Is Minoxidil Safe?

Will minoxidil help bald people grow hair? More importantly, is it safe? Clinical trials conducted by Upjohn researchers paint a rosy picture but initial results have been questioned by other researchers.

Despite the shortcomings of the Upjohn trial, some think the slim chance offered by minoxidil is better than none at all. While the drug’s success rate isn’t that big, it does offer hope to the millions of bald men and women searching for a cure for their condition.

What’s the secret of minoxidil’s hair-growing ability? At present, the answer remains a mystery. What is known is that minoxidil 5 dilates small blood vessels in the scalp and perhaps hair follicle cells as well. Doing so appears to produce hair growth which starts in about four months to a year.

“Until recently, minoxidil was thought to work by increasing blood flow to the scalp area, thus bringing more nutrients to hair roots. But the latest research reveals that minoxidil actually turns on one of the genes in follicle cells that regulate hair growth,” said Carla Rohfling in Longevity magazine.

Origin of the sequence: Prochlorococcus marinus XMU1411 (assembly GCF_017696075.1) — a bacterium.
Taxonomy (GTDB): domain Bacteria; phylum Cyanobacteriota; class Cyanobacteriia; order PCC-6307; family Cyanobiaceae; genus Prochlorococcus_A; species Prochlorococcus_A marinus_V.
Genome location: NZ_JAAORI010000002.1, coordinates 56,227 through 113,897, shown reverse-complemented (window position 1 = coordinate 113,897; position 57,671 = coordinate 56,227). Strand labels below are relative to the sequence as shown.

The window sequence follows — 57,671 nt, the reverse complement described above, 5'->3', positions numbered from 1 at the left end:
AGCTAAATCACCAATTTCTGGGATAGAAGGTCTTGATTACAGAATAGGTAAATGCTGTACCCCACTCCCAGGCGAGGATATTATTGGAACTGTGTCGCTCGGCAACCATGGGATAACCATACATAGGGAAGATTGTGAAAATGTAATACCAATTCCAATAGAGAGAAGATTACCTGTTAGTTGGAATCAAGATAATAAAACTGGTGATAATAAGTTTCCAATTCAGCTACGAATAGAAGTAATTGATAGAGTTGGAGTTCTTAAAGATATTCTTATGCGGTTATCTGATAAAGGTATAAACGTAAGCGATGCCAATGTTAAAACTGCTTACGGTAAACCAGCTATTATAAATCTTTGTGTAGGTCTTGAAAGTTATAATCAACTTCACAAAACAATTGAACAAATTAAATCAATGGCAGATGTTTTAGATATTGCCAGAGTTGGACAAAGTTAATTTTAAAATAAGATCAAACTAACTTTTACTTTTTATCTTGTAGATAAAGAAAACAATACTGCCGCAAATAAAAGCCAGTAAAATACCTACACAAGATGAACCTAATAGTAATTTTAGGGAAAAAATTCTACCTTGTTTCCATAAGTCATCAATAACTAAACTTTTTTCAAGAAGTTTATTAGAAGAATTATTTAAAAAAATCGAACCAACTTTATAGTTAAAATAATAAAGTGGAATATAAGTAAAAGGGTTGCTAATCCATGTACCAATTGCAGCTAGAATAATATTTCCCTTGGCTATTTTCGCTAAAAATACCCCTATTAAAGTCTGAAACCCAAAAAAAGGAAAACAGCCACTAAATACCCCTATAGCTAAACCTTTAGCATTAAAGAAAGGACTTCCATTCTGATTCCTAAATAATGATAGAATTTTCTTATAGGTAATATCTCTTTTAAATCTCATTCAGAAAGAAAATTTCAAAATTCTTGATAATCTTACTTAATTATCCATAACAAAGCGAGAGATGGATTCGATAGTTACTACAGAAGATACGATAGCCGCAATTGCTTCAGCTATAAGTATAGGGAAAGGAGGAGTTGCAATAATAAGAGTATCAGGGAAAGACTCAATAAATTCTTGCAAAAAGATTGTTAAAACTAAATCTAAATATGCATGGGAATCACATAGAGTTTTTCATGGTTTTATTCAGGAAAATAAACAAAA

Does minoxidil cure baldness? No, it doesn’t. For one, it doesn’t work for all people. If you’re one of the lucky few who will benefit from this drug, you have to use it indefinitely if you want to maintain your hew hair. The standard regimen is two applications daily. Once you stop using minoxidil, the new hairs fall out in three to four months.

“No one on minoxidil is going to start off entirely bald and end up with a thick head of hair. At best, you can hope that a partially bald area on top of your head gets filled in to some extent,” according to the editors of Consumers Union’s “The New Medicine Show.”

Since minoxidil should be used indefinitely for it to work, the next point to consider is safety. Can minoxidil be used for a long time without harming the patient? What are its side effects?

As an antihypertensive, minoxidil is a troublesome drug. It can cause breast tenderness, chest pain, difficult or painful urination, darkening of the skin, rapid weight gain, and unusual bleeding or bruising.

“The oral form of this drug can cause severe adverse effects on the heart. It is usually given together with a beta-blocking antihypertensive drug to prevent rapid heartbeat and a diuretic to prevent fluid accumulation. Some patients may have to be hospitalized when treatment with this drug is started to avoid too rapid a drop in blood pressure,” revealed Lawrence D. Chilnick, editor-in-chief of “The Pill Book.”

Can we expect the same dangers when minoxidil is rubbed on the scalp? Find out in the concluding part of this series. (Next: Side effects of minoxidil.)

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